Reading Level: Adult
Length: 11 hours and 46 minutes
Publisher: Brilliance Audio
Release Date: September 1, 2010
Stand Alone or Series: 1st book in the Inheritance Trilogy
Source: Audiobook from Audible.com
Rating: 4.5/5 stars
This is the first book in the Inheritance series by Jemisin. I wasn’t sure what to expect from this book. I had wanted to read it and heard it was an excellent fantasy novel. It started out a bit slow for me, but once I got into the story I really appreciated the complex world-building and the fascinating characters. At times the book reminded me a bit of Catherynne Valente’s novel Deathless.
I listened to this on audiobook. The audiobook was decently done, although at times some of the male character voices were hard to distinguish. Still the narrator did a good job of conveying character emotion and was enjoyable enough to listen to.
Yeine Darr is summoned by her uncle to the city of Sky where the Arameri rule, and much to her horror named heiress to the throne. She has no desire to to leave her kingdom of Darr and no desire to rule Sky. To complicate matters she finds that she much compete against two other heirs, if she loses her life is forfeit. As things unfold for Yeine she meets a captive god and his children and is befriended by them in ways only the gods can fathom.
Yeine lives in a world where there are three main gods: Nahadoth (god of chaos and darkness/night), Bright Itempas (god of order and light/day), and Enefa ( goddess of balance and twilight/dawn). Bright Itempas killed Enefa and enslaved Nahadoth. The Arameri serve Bright Itempas and by the day Nahadoth and all of his children must do as the Arameri command. By night though the Gods resume their true forms, although they cannot harm the Arameri because of the blood sigils the Arameri wear.
Yeine is from a barbarian culture and is thrown into the Arameri culture which is full of politics and backstabbing more than outright fighting. She must figure out how to maneuver her way through this culture without destroying her country or getting killed herself. She is put into an impossible situation and turns to the only people she can for help, the Gods that oppose Bright Itempas.
Okay, seriously that is a lot of background…but this a very complex world and story. To be honest the very first part of this book was almost too much. We, like Yeine, are bombarded with all the strange culture of the Arameri and the complexity is almost (but not quite) overwhelming. All of this is interspersed with stories about the Gods and the last God war. At first it is a bit confusing why all of this matters so much….and then we meet the Gods.
Meeting the Gods makes all the difference and suddenly all of the history is more applicable because we are learning the history of these fascinating and immensely complex characters. I was absolutely engaged from this point on.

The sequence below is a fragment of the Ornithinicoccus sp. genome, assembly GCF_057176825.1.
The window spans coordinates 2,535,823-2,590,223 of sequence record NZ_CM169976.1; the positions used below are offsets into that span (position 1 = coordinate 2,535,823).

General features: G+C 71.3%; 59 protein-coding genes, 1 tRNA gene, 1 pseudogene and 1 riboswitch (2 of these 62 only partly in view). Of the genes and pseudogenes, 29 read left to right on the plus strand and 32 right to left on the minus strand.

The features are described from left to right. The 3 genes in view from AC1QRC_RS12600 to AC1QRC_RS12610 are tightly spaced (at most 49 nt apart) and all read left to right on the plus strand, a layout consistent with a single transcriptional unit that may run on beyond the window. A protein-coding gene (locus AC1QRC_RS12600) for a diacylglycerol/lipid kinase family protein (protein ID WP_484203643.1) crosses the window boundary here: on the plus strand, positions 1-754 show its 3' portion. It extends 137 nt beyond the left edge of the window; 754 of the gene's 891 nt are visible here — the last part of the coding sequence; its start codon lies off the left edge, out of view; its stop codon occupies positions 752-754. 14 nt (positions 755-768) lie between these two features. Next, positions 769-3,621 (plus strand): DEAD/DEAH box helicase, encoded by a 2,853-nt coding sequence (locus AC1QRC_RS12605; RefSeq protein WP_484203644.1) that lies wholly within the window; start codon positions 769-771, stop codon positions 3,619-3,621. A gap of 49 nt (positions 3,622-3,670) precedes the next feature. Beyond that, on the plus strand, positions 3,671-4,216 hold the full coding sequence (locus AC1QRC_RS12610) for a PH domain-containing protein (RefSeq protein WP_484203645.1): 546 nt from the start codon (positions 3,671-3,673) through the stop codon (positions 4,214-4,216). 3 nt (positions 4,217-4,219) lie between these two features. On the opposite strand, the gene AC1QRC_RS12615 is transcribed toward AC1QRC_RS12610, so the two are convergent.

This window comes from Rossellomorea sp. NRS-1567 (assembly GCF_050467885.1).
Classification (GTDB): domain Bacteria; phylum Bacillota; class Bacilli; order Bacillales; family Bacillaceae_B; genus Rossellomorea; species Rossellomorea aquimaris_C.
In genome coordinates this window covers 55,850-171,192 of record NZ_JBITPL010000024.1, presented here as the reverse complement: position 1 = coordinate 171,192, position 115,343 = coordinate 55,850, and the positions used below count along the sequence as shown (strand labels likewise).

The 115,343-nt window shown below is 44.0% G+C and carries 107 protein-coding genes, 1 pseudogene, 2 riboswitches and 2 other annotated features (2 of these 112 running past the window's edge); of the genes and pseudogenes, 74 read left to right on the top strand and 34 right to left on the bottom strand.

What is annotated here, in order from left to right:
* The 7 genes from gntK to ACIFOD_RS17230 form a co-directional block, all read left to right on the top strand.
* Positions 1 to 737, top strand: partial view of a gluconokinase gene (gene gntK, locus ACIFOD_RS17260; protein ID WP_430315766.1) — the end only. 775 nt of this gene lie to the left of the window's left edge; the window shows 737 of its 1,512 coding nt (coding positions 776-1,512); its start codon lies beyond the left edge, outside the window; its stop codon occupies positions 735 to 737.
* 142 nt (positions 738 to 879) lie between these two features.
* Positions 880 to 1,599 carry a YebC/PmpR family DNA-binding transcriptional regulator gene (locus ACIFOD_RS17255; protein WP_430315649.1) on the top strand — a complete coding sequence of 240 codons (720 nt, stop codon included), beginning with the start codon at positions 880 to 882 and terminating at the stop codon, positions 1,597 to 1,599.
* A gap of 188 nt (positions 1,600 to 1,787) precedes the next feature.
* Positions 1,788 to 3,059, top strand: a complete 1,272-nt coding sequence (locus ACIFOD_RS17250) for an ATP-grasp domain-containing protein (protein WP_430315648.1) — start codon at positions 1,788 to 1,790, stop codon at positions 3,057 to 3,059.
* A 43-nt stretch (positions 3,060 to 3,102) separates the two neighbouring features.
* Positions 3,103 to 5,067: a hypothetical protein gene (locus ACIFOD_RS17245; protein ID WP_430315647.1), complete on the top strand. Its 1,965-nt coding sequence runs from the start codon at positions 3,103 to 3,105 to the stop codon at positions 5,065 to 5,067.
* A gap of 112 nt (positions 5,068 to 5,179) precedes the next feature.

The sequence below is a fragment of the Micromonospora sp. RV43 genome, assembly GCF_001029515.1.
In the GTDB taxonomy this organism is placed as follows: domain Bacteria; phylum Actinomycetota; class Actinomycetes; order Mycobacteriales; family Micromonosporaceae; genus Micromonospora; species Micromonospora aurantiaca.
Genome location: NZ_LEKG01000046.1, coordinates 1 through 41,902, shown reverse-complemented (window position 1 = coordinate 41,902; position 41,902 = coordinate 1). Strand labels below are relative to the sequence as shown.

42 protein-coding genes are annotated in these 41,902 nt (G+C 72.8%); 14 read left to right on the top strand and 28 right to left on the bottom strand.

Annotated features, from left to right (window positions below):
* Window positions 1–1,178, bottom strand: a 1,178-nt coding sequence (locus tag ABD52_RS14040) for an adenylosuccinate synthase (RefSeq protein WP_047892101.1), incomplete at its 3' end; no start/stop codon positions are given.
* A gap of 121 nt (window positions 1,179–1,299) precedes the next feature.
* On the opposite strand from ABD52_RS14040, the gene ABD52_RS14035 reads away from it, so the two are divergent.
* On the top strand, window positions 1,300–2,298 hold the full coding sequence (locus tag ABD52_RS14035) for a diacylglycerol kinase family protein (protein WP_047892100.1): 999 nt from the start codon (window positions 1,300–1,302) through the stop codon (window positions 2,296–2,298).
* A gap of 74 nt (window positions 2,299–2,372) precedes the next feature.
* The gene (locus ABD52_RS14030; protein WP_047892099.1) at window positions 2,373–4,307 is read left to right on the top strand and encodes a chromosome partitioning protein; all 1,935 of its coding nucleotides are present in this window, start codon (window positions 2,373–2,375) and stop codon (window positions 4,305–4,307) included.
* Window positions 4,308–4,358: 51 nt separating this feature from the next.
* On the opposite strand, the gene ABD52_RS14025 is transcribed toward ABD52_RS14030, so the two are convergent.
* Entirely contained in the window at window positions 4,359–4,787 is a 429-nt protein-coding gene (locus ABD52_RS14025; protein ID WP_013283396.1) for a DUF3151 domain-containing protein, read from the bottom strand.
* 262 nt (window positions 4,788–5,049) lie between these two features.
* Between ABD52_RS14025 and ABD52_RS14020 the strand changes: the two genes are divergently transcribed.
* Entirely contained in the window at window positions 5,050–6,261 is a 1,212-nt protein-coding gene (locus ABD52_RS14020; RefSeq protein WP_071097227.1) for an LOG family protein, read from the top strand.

Jemisin does a stunning job of portraying the Gods. They can be cruel, calculating and numb to pain (both theirs and others). They are also surprised by kindness and love each other with an intensity and a consistency that spans millennia and is something mortals could never understand. Nahadoth especially also shows elements of immensity and cosmic greatness, he spans place and time in way that is truly godlike. But at times the Gods are very human too; they get lonely and sad and long for freedom. They are just what Gods should be and just as complex as you would expect, but it takes a lot of excellent writing to portray this so well.
Yeine is an interesting character as well. She understands that the Gods aren’t human and struggles with treating them as such. She loves them but sometimes, like her lust and love for Nahadoth, her love takes on a very human form. Yet she seems to understand that they are Gods and will never look at things how humans do. Yeine is a noble and tough character who does her best in a very tough situation. She loves fiercely and will do anything to protect those she loves. I really enjoyed reading about her.
There are a number of side characters as well. We read a lot about Sieh, who is one of Nahadoth’s children. Sieh is an eternal child and trickster and he loves Yeine in the way only a child can. He is an interesting concept and adds a lot of fun and depth to the story.
All of the side characters are fascinating and have a lot of depth to them. The characters, like the world, are incredibly well done.
The story ties up very nicely with all of the smaller plot points featuring Yeine well tied up. The second book, The Broken Kingdom, features different characters…but explores what happens to the Kingdom following the events in this book.
Overall an outstanding epic fantasy novel. There is just so much that is well done here. The book does start a bit rough, but quickly regains its footing. The world-building is fantastic and the characters have a lot of depth and absolutely intriguing and engaging. The story is very well done and I enjoyed it a lot. Highly recommended to fans of epic fantasy.
If you enjoy books about mortals struggling to make a life while their lives are entwined with the lives of Gods, I would also recommend Deathless by Catherynne Valente. Deathless reminded me a bit of this book in that it features a young girl who is chosen to be the bride of a Deathless and is drawn into his eternal Godly battle.